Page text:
Aside from hiring the right people, Affeldt also allocated resources toward his employees in a way not many companies do — he created a 501(c)(3) for them. As the company celebrated its 50th anniversary, he decided to have a one-day fundraiser at his clubs to raise money for a multitude of charities, including a new one just for his team members. It was designed that when hardships hit his employees, they could receive free help, which they never had to pay back. Since starting it, he’s given away about $1.5 million to people who have lost their homes to flooding or fire, had their cars break down, or reached insurance limits and weren’t able to pay for medical expenses.

“By establishing that foundation, a lot of line-level employees said, ‘Wow, apart from actually paying me, these people are providing a safety net for me if something nasty happens to me,” he says.

Aside from the nontraditional resource allocation in the charity program, he also increased financial incentives for people to outperform their financial targets and invested about $250 million in capital back into the business.

“Our employees see we’re not just talking about improvements and then taking all the money to the bank and running away,” he says. “We’re actually reinvesting in them and their clubs.”

And when you put resources toward your employees to help them, it also creates the buy-in you need from them to do a great job and embrace the change. If you’re unsure of putting more money into your people, let data guide your decision.

He says, “For the skeptical, you can always tiptoe into the pool and try programs to see what kind of reaction you get with your employee partners, but there’s enough data that exists from a lot of organizations that shows what the power of incentives provides for growing companies in a variety of different industries.”

Ensure execution

He had to make sure that people were actually working on changing and that it just wasn’t a pretty plan sitting on a shelf.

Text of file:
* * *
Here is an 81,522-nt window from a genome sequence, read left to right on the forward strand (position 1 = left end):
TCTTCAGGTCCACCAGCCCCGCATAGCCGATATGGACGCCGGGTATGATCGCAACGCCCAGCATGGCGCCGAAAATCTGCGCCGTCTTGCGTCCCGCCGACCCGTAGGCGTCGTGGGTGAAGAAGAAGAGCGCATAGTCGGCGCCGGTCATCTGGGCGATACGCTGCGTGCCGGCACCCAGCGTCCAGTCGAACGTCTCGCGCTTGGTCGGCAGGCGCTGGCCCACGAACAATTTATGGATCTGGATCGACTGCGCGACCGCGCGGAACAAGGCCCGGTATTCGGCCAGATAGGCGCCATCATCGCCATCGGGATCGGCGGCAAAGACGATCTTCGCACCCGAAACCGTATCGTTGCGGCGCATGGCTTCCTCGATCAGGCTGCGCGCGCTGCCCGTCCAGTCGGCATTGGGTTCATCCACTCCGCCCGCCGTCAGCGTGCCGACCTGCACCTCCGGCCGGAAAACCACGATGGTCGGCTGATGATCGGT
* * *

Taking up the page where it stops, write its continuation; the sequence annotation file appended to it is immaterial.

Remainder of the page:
“No. 3, and most importantly, [great leaders] ensure execution,” Affeldt says. “It’s not enough to have a great idea and to have other smart people working around you. You can’t just put your feet up on the desk at that point and say, ‘I hope it works.’ You’ve got to ensure that it works.”

The financial incentives he created certainly helped ensure that, but he doesn’t go off of his hunches to gauge whether execution is happening.

“We’re a relatively good size company – almost $700 million in revenue,” he says. “Clearly, the change is reflected in our financial performance as well as in some of the metrics we measure our business.”

He uses member numbers, the number of rounds of golf played, the number of meals served and other similar metrics to track ClubCorp’s progress.

“There are all kinds of analytics you can look at to say, ‘Something is happening here and hopefully something good,’” he says. “Then you say, ‘Why did that happen? Hopefully you can trace that back to, ‘Here’s the plan we had, here’s the people we allocated against it, and the performance is better.’”

As he looks around the organization today, the numbers are proving that ClubCorp. is growing and improving and changing each day, and he anticipates that continuing as he looks toward the future. But even more important, his people are now fully bought into the change.